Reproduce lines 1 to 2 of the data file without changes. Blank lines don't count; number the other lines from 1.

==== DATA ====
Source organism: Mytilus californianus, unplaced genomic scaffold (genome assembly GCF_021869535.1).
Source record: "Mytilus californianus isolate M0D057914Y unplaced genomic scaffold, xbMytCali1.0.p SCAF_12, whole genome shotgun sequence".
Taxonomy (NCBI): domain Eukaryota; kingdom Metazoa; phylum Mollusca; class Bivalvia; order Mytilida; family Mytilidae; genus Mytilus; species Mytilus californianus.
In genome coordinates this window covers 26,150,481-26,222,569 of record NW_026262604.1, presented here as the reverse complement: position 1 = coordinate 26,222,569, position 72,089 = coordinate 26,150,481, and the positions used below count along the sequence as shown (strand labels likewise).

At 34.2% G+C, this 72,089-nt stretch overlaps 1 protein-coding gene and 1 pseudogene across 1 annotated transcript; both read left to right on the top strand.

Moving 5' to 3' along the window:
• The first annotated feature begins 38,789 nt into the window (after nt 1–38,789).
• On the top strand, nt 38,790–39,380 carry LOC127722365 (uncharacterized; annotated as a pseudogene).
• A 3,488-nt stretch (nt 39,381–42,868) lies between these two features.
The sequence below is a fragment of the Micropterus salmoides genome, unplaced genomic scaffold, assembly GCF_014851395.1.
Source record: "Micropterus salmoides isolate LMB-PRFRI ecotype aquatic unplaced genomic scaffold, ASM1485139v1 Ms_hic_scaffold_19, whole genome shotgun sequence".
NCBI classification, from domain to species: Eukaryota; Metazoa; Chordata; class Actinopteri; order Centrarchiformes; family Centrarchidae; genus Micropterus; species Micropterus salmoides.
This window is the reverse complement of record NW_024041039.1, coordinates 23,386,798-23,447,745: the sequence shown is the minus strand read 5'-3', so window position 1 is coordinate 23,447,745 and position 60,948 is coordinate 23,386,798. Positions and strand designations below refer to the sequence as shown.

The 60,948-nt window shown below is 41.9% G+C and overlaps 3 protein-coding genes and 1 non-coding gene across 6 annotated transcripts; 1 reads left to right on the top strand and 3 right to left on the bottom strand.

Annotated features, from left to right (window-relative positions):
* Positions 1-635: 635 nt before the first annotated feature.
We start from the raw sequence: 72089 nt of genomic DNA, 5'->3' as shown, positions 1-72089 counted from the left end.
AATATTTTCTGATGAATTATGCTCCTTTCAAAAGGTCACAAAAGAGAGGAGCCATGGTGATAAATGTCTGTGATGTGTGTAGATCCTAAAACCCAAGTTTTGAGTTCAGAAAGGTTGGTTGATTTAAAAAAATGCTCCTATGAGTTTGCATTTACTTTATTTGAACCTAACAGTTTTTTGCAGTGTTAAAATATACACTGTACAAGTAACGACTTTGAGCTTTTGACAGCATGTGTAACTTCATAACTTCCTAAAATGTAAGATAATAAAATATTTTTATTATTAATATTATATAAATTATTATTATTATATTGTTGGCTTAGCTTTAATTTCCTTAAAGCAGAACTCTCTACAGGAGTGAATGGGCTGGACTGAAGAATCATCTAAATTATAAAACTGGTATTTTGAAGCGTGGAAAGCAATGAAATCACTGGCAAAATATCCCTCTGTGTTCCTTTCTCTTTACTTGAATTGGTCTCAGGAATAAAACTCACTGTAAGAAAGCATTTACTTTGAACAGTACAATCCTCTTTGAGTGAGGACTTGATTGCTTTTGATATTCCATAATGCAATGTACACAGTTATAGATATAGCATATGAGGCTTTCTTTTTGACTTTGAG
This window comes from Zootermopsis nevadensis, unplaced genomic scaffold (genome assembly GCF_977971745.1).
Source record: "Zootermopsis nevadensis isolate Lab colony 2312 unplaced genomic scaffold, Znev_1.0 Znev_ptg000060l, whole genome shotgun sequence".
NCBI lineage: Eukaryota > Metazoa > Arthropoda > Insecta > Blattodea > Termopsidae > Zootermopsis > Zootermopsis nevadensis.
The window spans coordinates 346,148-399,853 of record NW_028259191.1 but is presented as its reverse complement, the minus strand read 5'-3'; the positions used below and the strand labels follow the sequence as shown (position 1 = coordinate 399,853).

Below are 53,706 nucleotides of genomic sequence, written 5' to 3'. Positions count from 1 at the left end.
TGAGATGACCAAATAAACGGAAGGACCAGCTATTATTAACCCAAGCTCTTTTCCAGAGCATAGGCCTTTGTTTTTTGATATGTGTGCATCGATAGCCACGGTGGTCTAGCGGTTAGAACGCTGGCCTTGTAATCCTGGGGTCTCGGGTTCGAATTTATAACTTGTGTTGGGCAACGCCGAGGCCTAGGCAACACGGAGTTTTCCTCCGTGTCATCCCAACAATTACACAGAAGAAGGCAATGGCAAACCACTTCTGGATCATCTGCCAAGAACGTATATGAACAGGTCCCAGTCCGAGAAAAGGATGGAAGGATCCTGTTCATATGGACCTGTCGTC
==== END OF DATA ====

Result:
Source organism: Mytilus californianus, unplaced genomic scaffold (genome assembly GCF_021869535.1).
Source record: "Mytilus californianus isolate M0D057914Y unplaced genomic scaffold, xbMytCali1.0.p SCAF_12, whole genome shotgun sequence".